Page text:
I spent the weekend of August 23rd, 2003 at my grandma’s bedside, holding her hand, reading her favorite Psalms, combing her hair, massaging her hands with lotion, and just simply sitting in silence with her. The final leg of her journey had started just three short weeks before with a hospitalization that lead to hospice care in a nursing facility. I knew I didn’t have much time left with her, but when I said goodbye to her on August 24th, I had no idea the end would come just twenty-four hours later.

On my way home from work, while I was riding in the shuttle to the off-site employee parking, my mom called me. There I sat, surrounded by strangers, hearing the crushing news about losing one of my very favorite people in the whole world. You see, she was more than a grandma to me…she was my kindred spirit. She moved in with my family in 1985 when I was in the second grade and she became my third parent. She was there for all the birthday parties, all the talent shows and games, all the homework and tests, and the many crushes and teenage woes. She watched me graduate from high school and college and was there, front and center, to see me get married.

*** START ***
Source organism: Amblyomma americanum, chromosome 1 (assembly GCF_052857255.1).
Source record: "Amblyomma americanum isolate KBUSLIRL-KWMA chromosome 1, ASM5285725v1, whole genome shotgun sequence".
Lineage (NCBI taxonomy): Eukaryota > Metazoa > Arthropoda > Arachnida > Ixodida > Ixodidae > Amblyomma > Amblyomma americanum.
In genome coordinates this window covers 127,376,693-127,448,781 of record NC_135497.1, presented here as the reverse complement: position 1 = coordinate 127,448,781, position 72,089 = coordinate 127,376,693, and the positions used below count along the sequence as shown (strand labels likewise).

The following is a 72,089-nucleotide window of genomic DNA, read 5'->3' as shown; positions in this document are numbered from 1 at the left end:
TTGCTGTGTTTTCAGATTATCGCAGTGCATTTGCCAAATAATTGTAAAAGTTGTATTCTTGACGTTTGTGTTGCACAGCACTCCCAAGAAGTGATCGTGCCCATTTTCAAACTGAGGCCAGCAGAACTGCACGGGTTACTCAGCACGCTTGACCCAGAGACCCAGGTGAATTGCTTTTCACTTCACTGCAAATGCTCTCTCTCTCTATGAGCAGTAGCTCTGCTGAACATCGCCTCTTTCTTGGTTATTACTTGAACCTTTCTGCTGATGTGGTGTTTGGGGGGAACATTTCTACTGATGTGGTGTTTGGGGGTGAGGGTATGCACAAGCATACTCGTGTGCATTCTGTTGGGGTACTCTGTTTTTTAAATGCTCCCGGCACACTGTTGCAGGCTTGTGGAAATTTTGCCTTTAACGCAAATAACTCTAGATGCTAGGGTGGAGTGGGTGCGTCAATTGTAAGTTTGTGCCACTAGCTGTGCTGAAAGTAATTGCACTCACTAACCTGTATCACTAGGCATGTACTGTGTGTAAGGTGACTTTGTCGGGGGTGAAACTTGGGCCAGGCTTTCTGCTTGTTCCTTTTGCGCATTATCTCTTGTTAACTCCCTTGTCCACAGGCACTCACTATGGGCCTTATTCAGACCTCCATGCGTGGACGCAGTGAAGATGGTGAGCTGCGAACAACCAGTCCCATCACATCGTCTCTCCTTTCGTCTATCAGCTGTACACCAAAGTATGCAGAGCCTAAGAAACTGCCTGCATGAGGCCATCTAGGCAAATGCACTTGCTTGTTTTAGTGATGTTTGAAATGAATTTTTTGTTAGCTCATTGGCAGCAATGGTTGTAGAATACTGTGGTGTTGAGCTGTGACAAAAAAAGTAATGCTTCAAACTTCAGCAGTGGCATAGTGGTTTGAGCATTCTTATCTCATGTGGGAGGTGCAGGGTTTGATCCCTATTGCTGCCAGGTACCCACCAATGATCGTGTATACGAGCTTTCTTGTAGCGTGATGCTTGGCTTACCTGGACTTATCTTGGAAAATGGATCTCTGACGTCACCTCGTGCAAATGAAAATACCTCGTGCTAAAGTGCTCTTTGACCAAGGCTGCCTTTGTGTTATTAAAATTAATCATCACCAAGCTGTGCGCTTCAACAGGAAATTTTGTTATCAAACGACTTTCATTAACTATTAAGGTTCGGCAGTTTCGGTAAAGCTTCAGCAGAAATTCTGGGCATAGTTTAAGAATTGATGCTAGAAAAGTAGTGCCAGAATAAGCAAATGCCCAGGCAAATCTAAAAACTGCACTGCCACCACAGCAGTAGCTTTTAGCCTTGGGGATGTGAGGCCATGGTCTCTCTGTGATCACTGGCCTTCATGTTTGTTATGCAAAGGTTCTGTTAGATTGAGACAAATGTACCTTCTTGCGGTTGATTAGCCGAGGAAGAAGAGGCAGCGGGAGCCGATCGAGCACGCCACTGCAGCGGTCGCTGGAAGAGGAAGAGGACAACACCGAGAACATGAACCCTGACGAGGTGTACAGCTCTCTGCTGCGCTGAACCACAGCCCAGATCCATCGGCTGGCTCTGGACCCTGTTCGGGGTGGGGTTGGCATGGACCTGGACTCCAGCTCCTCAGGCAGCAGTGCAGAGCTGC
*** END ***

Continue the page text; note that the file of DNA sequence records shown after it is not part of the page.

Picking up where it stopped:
One of my very favorite things to do with her was to go through her drawer full of pictures in her room. We would sit on her bed while she would tell me stories about growing up on the dairy farm in Wisconsin. Memories of living in Chicago with her sister’s family and meeting my grandpa when they both worked at Walgreens. How she and my grandpa moved around for his job and all the homes that she loved. Her eyes always lit up when she talked about my grandpa. And although he had died many years before in 1977, you could feel how much she loved him still. I was named after him (his name was Donald) and according to her, I had his “baby blues.” I think there was something about me, beyond my name and my eyes, that reminded her of him. I like to think so at least.

It’s hard to fathom that she has been gone for fifteen years now. Oh how I wish she could have met my son! I think he would have reminded her of my grandpa too…his sense of humor and big personality, his eyes and his smile. I think he would have been the apple of her eye.

There is so much peace in knowing that she is reunited with her love in Heaven. I miss her something fierce, but I take great comfort in knowing that I will see her again someday.

“Some people come into our lives and leave footprints on our hearts and we are never ever the same.”